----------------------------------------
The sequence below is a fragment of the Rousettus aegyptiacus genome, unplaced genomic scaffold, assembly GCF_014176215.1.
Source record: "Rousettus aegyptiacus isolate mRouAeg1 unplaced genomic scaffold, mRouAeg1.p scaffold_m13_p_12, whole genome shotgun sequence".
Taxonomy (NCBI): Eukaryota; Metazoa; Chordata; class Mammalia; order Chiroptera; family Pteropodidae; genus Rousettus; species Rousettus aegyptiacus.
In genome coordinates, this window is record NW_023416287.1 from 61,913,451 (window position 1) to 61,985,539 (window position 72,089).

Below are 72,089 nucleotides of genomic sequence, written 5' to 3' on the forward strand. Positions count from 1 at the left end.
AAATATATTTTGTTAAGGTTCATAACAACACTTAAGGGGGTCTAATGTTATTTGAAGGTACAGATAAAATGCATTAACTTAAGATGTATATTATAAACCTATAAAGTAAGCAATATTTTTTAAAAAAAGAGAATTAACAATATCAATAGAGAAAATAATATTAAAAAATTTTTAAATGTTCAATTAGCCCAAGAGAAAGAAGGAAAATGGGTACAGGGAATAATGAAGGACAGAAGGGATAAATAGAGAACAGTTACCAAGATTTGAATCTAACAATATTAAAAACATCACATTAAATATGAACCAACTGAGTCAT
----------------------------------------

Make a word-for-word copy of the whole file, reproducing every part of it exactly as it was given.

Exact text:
The sequence below is a fragment of the Rousettus aegyptiacus genome, unplaced genomic scaffold, assembly GCF_014176215.1.
Source record: "Rousettus aegyptiacus isolate mRouAeg1 unplaced genomic scaffold, mRouAeg1.p scaffold_m13_p_12, whole genome shotgun sequence".
Taxonomy (NCBI): Eukaryota; Metazoa; Chordata; class Mammalia; order Chiroptera; family Pteropodidae; genus Rousettus; species Rousettus aegyptiacus.
In genome coordinates, this window is record NW_023416287.1 from 61,913,451 (window position 1) to 61,985,539 (window position 72,089).

Below are 72,089 nucleotides of genomic sequence, written 5' to 3' on the forward strand. Positions count from 1 at the left end.
AAATATATTTTGTTAAGGTTCATAACAACACTTAAGGGGGTCTAATGTTATTTGAAGGTACAGATAAAATGCATTAACTTAAGATGTATATTATAAACCTATAAAGTAAGCAATATTTTTTAAAAAAAGAGAATTAACAATATCAATAGAGAAAATAATATTAAAAAATTTTTAAATGTTCAATTAGCCCAAGAGAAAGAAGGAAAATGGGTACAGGGAATAATGAAGGACAGAAGGGATAAATAGAGAACAGTTACCAAGATTTGAATCTAACAATATTAAAAACATCACATTAAATATGAACCAACTGAGTCAT